7 October 2008

Mobile video goes mainstream

Mobile video is coming -- despite the sceptics, who see the idea of people wanting to watch TV on their handsets as an unlikely scenario. I'd number myself among those sceptics, as the situation is likely to be more nuanced than a simple either/or.

What's sparked this thought is the long-expected announcement this week of a deal between T-Mobile and 3 with BT, under which the two mobile operators will have their data traffic backhauled over the incumbent's shiny new 21st century network.

The agreement was actually cut between BT Wholesale and the mobile operators' joint-venture company, Mobile Broadband Network Ltd (MBNL), which was formed to allow the two operators to combine the infrastructure for the two networks. Instating MBNL allowed them to close around 5,000 base stations, according to one report.

That left MBNL with around 7,500 base stations, which are being increasingly inundated with demands for data, as ever more-capable handsets reach the hands of growing numbers of people. While many business users have been downloading the occasional web page along with their emails for years, the iPhone has been at the forefront of generating a hockey-stick curve in the data stats. That, and the jump in sales of 3G and HSDPA-enabled data dongles, have brought about a transformation of the data market, and which could become part of a financial rescue package for the mobile operators.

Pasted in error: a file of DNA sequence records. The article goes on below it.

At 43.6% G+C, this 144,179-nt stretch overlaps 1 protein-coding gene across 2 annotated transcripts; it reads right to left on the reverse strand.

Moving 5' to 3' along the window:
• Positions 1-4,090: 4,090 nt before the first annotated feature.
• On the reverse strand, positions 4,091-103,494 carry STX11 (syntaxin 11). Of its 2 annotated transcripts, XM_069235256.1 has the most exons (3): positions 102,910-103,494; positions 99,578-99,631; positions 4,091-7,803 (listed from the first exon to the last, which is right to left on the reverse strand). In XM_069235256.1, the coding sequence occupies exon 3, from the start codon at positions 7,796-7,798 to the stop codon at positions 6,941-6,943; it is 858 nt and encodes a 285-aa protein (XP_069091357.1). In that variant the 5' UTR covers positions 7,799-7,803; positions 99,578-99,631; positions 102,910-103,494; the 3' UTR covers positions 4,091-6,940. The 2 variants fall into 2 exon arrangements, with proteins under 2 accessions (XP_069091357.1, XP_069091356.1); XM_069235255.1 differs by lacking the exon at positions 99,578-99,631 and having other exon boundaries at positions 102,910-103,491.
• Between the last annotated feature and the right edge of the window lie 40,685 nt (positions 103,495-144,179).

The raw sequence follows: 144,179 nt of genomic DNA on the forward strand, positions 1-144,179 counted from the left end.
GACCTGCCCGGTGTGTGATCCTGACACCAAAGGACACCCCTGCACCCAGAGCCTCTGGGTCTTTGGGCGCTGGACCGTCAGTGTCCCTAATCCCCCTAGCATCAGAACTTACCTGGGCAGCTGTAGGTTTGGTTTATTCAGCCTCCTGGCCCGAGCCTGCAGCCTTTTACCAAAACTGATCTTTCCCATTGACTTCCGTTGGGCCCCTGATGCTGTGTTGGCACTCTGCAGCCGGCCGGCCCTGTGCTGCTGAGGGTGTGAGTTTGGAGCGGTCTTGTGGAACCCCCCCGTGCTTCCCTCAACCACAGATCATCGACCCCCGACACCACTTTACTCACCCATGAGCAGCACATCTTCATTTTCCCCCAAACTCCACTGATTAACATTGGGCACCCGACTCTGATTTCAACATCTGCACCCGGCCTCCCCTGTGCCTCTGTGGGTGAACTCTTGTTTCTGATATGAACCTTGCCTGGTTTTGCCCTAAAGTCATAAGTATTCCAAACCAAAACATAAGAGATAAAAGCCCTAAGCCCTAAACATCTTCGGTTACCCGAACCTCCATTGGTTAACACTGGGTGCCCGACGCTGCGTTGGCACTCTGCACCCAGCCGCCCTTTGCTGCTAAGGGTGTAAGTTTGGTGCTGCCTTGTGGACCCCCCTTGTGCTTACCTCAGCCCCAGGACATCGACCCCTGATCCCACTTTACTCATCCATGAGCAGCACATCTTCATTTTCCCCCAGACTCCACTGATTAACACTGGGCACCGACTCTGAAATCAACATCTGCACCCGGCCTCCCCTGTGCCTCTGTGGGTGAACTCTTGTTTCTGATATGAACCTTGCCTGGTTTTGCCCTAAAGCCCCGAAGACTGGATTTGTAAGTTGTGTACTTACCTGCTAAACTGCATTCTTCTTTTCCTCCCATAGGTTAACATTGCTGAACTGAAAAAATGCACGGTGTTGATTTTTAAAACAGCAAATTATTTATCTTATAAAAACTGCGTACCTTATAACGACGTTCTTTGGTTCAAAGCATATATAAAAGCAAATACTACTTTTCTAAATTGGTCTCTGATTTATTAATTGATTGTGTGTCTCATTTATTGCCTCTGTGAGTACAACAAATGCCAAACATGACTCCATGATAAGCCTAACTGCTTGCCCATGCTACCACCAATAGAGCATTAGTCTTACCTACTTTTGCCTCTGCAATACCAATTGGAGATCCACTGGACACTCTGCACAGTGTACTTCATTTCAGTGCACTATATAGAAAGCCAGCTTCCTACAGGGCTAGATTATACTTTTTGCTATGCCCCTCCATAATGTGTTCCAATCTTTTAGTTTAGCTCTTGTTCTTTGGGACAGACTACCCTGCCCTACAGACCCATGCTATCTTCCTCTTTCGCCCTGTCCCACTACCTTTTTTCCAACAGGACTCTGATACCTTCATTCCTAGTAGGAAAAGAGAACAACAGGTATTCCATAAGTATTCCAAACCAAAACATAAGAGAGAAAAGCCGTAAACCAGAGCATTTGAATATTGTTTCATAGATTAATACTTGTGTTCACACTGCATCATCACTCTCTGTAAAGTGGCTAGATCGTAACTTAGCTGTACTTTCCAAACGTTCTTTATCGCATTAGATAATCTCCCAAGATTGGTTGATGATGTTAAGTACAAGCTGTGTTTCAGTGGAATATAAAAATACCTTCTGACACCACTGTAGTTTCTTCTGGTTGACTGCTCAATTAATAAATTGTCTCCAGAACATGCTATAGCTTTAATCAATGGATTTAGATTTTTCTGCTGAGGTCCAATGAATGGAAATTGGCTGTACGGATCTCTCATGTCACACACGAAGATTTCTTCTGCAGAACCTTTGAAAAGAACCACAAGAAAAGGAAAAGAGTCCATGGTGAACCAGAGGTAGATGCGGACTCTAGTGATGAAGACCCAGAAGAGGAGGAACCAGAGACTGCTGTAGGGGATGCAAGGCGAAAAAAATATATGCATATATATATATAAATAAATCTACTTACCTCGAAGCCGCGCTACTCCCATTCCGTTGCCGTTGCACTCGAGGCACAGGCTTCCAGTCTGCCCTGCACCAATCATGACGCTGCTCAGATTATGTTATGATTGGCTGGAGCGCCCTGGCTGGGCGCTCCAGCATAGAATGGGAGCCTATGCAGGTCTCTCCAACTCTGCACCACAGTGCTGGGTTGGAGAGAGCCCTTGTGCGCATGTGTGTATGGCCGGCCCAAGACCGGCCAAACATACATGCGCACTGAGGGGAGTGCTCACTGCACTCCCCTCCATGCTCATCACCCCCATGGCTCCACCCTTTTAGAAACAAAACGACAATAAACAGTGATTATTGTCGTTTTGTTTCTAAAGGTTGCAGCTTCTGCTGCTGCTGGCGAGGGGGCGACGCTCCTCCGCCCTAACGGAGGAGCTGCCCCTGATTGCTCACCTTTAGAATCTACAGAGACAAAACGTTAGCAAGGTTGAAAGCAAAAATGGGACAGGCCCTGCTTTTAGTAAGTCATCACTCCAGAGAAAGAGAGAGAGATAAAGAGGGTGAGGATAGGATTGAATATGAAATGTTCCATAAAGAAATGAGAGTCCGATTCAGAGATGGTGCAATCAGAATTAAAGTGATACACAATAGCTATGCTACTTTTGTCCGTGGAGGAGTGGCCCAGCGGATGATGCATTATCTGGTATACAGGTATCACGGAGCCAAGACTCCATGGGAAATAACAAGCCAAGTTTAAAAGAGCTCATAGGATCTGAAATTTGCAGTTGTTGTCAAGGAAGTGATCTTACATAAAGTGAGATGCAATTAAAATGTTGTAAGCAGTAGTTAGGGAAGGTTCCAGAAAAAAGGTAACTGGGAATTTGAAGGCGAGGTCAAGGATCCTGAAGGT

So that's all very well, but what kinds of data are people downloading -- and what does it mean for the networks? While there's a pile of applications too, along with web pages, email, IM and so on, the bulkiest items that people will download are likely to be videos.

The operative word here is download, rather than stream. Real-world data is thin on the ground but data streaming in a mobile environment is a tough technical challenge. Reports from real users on web forums and the like suggest that what appears to be streaming is in fact downloading: the video downloads and plays while it downloads, YouTube and NetEventsTV-style.

In practice, downloading a video this way is a much safer and more seamless way to view content than expecting it to appear instantly. Even with a broadband link, streaming a video from an online service doesn't always mean you can view it in real time -- it's often best to wait for a minute or two until enough of it is buffered. Over a less reliable cellular link, many if not most users are likely to select this option.

And a further issue that the mobile operators and content providers aren't going to like hearing is that downloading gives users the option to fast forward through the ads, reducing the providers' opportunity to monetise the offering. It's an choice most users are likely to make.

The other issue is how much video users are likely to watch on a phone. Short YouTube clips under ten minutes long -- often called 'snack video ' -- are the most likely candidates. Few are likely to want to watch a full-length feature film, or even an episode of their favourite sitcom on a phone-sized screen. Given both the form factor, the impact on battery life, and the fact that it could take days to download a feature film, this is hardly surprising.

So mobile video is not just coming -- it's here. But downloading is the most likely delivery mechanism, not streaming. And the operators' networks still need to be updated to take account of the anticipated increase in demand. So the deal between BT Wholesale and MBNL is not likely to be the last of its kind.

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